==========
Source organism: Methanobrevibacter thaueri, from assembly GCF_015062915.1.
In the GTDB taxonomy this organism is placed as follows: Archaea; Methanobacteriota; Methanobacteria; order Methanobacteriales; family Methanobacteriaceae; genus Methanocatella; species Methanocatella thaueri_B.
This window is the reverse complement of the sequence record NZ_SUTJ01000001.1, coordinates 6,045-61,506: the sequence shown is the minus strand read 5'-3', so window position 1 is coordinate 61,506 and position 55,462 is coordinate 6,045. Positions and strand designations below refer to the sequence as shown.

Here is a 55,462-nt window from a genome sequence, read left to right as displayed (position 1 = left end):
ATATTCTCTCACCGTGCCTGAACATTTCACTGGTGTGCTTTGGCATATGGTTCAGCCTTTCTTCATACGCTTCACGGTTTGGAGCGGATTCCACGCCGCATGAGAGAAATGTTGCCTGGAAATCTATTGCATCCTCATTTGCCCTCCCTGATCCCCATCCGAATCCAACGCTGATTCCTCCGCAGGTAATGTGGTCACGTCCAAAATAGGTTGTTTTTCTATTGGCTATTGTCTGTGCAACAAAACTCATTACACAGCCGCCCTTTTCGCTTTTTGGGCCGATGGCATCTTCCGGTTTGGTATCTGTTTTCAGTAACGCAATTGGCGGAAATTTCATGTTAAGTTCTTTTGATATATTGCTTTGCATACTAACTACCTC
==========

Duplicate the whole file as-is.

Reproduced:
Source organism: Methanobrevibacter thaueri, from assembly GCF_015062915.1.
In the GTDB taxonomy this organism is placed as follows: Archaea; Methanobacteriota; Methanobacteria; order Methanobacteriales; family Methanobacteriaceae; genus Methanocatella; species Methanocatella thaueri_B.
This window is the reverse complement of the sequence record NZ_SUTJ01000001.1, coordinates 6,045-61,506: the sequence shown is the minus strand read 5'-3', so window position 1 is coordinate 61,506 and position 55,462 is coordinate 6,045. Positions and strand designations below refer to the sequence as shown.

Here is a 55,462-nt window from a genome sequence, read left to right as displayed (position 1 = left end):
ATATTCTCTCACCGTGCCTGAACATTTCACTGGTGTGCTTTGGCATATGGTTCAGCCTTTCTTCATACGCTTCACGGTTTGGAGCGGATTCCACGCCGCATGAGAGAAATGTTGCCTGGAAATCTATTGCATCCTCATTTGCCCTCCCTGATCCCCATCCGAATCCAACGCTGATTCCTCCGCAGGTAATGTGGTCACGTCCAAAATAGGTTGTTTTTCTATTGGCTATTGTCTGTGCAACAAAACTCATTACACAGCCGCCCTTTTCGCTTTTTGGGCCGATGGCATCTTCCGGTTTGGTATCTGTTTTCAGTAACGCAATTGGCGGAAATTTCATGTTAAGTTCTTTTGATATATTGCTTTGCATACTAACTACCTC